Not every library hosts bloodthirsty killers every spring.
Not every library is Evanston Public Library.
When I started my job as Evanston’s new Collection Development Manager I was given a lovely little desk with a window that looked west down Church Street. My desk came with a computer, a phone, and a pair of binoculars. Few Collection Managers are given binoculars when they start their jobs but as it happens my new job came with a particular perk. I have a near-unobstructed view of nesting peregrine falcons.
As you may or may not know, each spring EPL becomes home to a pair of falcons. 2018 will mark the
15th year that the Library will host the falcons and their nest. I am happy to report that the falcons have been swooping around downtown Evanston for a good month now. No confirmation, as of this writing, has been made as to their identity, but due to the fact that the male is banded and the female is not, it would not be unreasonable to assume that Squawker (a longtime resident of the library pillars) and Faye (now fully out of her juvenile plumage) are back. They have spent the better part of their time discussing, loudly, which column to nest in. The male prefers the one with the video camera that allows us our live FalconCam feed. The female appears to prefer the column the farthest to the East. No resolution to his matter has yet occurred.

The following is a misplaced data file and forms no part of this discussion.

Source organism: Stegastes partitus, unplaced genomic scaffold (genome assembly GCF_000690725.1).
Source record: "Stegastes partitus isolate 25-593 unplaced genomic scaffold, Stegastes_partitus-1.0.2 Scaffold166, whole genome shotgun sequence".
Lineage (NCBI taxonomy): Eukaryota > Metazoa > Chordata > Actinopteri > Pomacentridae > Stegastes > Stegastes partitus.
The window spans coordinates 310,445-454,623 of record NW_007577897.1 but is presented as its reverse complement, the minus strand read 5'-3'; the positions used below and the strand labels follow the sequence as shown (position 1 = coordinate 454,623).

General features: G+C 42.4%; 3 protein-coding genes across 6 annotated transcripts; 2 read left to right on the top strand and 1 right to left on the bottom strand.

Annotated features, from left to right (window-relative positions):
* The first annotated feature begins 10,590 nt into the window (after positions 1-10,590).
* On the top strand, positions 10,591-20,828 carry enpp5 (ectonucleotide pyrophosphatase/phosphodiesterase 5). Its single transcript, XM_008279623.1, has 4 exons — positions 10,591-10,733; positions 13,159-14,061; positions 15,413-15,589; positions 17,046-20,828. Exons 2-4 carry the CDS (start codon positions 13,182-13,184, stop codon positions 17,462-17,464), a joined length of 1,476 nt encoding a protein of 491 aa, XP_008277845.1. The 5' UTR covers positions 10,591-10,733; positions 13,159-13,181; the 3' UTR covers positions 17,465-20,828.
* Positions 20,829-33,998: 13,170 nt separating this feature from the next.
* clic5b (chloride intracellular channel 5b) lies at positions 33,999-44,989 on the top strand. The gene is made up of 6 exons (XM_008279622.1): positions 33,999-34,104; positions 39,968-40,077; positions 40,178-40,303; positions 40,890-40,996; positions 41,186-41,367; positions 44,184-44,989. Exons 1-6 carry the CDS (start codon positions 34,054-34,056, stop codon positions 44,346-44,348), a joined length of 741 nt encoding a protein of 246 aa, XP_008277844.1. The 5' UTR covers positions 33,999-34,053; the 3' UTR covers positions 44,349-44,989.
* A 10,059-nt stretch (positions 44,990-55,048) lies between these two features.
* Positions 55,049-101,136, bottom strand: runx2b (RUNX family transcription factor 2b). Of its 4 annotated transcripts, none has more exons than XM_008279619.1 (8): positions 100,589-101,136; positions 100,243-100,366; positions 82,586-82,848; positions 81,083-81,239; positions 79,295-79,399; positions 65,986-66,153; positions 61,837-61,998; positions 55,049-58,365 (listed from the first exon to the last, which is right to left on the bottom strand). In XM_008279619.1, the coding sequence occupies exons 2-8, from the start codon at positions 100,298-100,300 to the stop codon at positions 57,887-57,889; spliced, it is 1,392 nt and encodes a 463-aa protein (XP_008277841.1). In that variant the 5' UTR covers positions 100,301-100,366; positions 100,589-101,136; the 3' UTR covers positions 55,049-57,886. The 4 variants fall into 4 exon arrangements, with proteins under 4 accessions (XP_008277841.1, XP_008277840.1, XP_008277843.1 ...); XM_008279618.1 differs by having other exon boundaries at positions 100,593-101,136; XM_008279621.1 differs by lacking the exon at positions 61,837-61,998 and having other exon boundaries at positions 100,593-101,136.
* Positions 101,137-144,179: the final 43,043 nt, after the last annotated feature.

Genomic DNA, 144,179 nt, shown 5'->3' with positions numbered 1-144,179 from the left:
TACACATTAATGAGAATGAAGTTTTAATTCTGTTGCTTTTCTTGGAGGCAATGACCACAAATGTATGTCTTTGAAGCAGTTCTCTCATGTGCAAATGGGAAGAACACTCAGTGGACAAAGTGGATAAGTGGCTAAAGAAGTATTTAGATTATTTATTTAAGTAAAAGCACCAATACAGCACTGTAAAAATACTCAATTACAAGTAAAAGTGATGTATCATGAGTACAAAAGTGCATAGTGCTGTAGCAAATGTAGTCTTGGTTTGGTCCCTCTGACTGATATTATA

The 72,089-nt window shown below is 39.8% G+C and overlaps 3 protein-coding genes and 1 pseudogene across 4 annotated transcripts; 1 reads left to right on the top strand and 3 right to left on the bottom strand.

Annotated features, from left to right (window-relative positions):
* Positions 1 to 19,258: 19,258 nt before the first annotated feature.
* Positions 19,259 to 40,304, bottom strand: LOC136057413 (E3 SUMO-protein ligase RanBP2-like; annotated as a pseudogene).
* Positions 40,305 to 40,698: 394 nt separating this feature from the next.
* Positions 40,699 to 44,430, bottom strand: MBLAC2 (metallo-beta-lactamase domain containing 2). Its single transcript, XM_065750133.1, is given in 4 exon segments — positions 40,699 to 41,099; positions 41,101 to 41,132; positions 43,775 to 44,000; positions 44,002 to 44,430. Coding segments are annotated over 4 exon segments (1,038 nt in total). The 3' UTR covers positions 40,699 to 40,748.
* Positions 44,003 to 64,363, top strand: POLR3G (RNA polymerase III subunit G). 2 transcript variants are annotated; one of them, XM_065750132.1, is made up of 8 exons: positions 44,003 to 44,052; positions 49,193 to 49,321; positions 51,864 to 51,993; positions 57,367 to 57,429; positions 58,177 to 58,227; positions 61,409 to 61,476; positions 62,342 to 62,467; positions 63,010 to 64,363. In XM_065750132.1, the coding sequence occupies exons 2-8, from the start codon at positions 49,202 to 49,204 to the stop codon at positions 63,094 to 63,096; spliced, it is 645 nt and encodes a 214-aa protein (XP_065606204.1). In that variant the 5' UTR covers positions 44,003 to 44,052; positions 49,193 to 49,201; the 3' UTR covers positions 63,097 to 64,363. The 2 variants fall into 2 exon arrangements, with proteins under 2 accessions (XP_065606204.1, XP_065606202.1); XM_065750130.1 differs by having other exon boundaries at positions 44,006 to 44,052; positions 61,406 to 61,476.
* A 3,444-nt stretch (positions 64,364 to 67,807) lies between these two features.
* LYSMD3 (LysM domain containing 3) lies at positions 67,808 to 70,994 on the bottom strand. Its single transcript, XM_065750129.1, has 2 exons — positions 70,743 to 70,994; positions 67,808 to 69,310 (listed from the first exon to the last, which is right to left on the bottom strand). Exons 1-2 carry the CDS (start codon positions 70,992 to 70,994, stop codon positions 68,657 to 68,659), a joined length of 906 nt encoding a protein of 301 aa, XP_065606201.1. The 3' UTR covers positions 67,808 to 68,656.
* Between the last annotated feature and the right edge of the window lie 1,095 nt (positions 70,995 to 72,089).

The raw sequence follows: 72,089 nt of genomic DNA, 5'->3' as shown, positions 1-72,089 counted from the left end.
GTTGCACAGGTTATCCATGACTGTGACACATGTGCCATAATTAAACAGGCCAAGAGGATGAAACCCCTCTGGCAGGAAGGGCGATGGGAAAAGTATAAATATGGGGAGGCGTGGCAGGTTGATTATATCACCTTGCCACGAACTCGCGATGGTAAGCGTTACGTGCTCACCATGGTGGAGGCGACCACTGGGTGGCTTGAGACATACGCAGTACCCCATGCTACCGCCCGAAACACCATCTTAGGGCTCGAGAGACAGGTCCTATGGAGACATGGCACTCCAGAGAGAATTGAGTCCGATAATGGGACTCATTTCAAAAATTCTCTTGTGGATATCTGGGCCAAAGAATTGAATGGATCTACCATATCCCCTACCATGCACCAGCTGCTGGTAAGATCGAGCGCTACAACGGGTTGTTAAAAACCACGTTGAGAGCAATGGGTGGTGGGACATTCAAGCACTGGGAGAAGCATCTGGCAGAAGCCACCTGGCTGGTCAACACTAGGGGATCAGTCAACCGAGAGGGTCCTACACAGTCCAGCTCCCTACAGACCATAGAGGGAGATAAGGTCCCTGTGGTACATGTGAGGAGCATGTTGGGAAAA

As for their history, the first pair of falcons, Sarah John and Joel, nested at the library in 2004. There were four eggs, but sadly Sarah John broke a leg while in the nest. That meant Joel was the one in charge of raising the chicks solo. The result was that for a while it was the library staff that actually took charge of her offsprings’ feeding.
“We had a case of frozen quail in the freezer that we’d thaw out and then feed to their babies,” Assistant Library Director Paul Gottschalk told the Chicago Tribune. Lucky babies.
In 2005, Joel partnered with another bird, Nona, whose original home was
Cedar Rapids, Iowa. It was around that time that the library introduced the live Falcon Cam. It’s a non-invasive way of showing how the chicks are doing and what the parents are up to.
In 2006 the Field Museum got involved. Their staff and volunteers took it upon themselves to take blood samples from the chicks and to band them. This banding will help scientists keep track of the species. Why do that? Well, peregrine falcons were on the endangered species list as recently as 1999.
The falcons return every year, and officials estimate that around 40 young peregrines have been born on our library. Let us hope they continue the pattern.